If you already own a food processor, chances are good you love it. If you're wondering if you should buy a food processor, you probably want to know what the fuss is all about. In short, a food processor can make quick work of large quantities of food. From chopping vegetables and grating cheese to mixing pesto and making pie dough, it's a versatile tool.
But what can a food processor do that a blender, a knife, or another kitchen tool can't? In a family kitchen, how useful can a food processor really be? And when should you buy a food processor instead of using a sharp knife and a cutting board? Read on for the answers to these questions and more.
Food Processor vs. Blender
In the simplest terms, blenders handle liquids and liquid-based ingredients better than food processors. Likewise, food processors handle larger amounts of solid ingredients better than blenders. There are a few tasks both a food processor and a blender can handle, but each tool has its place in a well-stocked kitchen.
The best illustration we found for the difference between a food processor and a blender came from this post on Jennifer's Kitchen. She put a variety of foods in her blender and her food processor and took pictures of the results. Her photos show how well each tool handles vegetables, nuts, herbs and grains.
How Useful Is a Food Processor?
Short answer: If you regularly cook from scratch for four or more people, it can really help cut down on prep time if you buy a food processor.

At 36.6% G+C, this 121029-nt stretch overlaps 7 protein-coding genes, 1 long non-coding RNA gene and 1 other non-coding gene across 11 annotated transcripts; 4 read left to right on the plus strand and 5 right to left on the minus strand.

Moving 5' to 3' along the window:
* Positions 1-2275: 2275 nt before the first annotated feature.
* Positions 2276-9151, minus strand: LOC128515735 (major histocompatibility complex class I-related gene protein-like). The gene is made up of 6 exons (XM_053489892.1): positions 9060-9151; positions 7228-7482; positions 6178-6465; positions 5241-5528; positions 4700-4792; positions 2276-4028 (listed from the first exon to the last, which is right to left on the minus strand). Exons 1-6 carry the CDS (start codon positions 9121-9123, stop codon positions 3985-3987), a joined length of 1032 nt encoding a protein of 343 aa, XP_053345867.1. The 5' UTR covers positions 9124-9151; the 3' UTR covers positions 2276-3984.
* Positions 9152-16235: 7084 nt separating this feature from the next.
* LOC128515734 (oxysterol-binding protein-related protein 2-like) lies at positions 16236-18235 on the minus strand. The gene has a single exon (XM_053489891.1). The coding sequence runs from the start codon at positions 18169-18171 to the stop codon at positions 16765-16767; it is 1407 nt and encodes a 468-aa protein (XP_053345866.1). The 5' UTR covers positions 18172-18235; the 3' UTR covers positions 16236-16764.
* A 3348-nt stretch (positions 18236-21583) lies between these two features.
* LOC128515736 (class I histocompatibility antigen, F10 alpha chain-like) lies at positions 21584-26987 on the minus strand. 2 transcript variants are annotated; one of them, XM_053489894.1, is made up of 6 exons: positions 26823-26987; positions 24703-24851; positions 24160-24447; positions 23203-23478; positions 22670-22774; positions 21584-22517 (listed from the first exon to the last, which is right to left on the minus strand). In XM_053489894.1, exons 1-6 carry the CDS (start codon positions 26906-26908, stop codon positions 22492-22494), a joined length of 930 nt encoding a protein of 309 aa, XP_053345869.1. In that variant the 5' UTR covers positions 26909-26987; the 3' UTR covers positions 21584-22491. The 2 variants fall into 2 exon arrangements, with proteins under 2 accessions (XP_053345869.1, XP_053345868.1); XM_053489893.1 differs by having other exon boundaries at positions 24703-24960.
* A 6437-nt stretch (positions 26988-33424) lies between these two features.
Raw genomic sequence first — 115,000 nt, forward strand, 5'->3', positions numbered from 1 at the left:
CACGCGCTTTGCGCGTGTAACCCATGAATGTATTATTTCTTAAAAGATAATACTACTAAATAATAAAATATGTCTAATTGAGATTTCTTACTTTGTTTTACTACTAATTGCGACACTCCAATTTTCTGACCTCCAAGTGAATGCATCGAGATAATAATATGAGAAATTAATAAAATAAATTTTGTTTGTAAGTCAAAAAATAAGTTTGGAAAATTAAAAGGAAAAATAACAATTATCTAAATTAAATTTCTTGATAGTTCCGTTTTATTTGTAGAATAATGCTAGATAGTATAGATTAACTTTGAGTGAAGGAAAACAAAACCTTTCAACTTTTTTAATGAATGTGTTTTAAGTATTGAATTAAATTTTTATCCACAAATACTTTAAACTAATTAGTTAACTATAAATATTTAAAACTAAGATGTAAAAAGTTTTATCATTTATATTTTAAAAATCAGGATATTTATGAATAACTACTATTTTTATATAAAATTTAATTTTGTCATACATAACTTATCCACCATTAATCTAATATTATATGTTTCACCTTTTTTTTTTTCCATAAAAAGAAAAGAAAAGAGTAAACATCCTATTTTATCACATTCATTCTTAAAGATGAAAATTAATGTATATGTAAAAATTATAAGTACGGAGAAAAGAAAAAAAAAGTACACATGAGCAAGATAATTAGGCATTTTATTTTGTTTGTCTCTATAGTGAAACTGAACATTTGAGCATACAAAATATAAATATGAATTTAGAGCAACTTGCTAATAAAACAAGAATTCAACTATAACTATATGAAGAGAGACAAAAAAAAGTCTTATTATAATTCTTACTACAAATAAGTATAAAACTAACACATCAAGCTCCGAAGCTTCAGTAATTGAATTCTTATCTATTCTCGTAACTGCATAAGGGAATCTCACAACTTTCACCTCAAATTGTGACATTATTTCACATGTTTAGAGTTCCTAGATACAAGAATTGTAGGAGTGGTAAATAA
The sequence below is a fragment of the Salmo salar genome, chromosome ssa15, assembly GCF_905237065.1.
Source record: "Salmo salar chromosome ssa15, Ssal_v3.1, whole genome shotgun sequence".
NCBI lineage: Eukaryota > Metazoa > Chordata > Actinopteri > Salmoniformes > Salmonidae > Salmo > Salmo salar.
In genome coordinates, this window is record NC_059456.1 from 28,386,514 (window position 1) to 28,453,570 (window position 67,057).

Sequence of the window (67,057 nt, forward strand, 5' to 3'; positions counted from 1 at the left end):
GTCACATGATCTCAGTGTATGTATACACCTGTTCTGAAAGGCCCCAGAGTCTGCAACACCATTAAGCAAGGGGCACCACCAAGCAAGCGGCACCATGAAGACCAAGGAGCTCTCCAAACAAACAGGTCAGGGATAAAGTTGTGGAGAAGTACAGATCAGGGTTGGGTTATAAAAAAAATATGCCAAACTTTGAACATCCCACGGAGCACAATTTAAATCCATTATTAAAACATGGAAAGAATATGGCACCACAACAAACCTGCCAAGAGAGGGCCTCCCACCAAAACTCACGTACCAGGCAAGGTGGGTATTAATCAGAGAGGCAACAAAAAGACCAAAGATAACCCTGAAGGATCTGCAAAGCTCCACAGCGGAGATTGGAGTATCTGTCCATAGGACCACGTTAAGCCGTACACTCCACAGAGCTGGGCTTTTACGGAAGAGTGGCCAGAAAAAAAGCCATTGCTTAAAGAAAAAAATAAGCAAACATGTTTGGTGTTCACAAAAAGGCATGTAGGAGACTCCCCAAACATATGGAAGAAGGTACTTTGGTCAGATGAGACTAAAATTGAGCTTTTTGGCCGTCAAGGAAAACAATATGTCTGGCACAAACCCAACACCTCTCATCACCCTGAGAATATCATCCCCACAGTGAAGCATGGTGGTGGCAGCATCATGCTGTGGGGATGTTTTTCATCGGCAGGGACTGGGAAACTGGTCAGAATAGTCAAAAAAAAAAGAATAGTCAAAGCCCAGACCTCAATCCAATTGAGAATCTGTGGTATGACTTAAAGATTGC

A food processor is great for vegetables, especially if they are going into a salad or a soup base. Chopping cabbage or spinach for slaw or salad can be tedious. Shred them in a food processor instead. Do the same with carrots, onion and celery for mirepoix, or potatoes for hash browns or latkes. Slice firm vegetables with uniform thickness before roasting or baking.
Instead of buying bagged pre-shredded cheese (which contains cellulose to keep it from sticking together), use a food processor to quickly grate any cheese: gruyere, provolone, cotija and other varieties that don't come in a bag. It's an ideal tool to have on hand when you're making lasagna, pizza, or even grilled cheese or quesadillas for a group.
A food processor works far better than a blender for making salsa, pesto, hummus and nut butters. Plus, these all taste better and cost less when made from scratch than when bought in a jar. A food processor is also preferable to chopping nuts by hand on a cutting board, which usually ends with shards of nuts all over the counter.
Finally, a food processor can grind meat, turn bread into crumbs, and cut butter into pie dough. Lindsay from Pinch of Yum rhapsodizes over all the ways she uses hers. We bet she could persuade just about anyone to give it a try.
Still Not Sure? Consider These Points Before You Buy
Bear in mind that it's important to use a food processor properly in order to get the best results. They can be magical machines, but they do require a bit of effort and common sense. Bon Appetit lists six frequently-seen food processor mistakes and explains how to avoid them.
Plus, a food processor can take up a lot of space whether on the counter or in a cabinet, which is a drawback for chefs with small kitchens. It also requires detail-oriented cleaning, often by hand.
In spite of these drawbacks, a food processor can be a huge help in any kitchen, no matter how many people you're cooking for. However, it's best suited to preparing lots of food at once, so cooking for a crowd is a great reason to buy a food processor.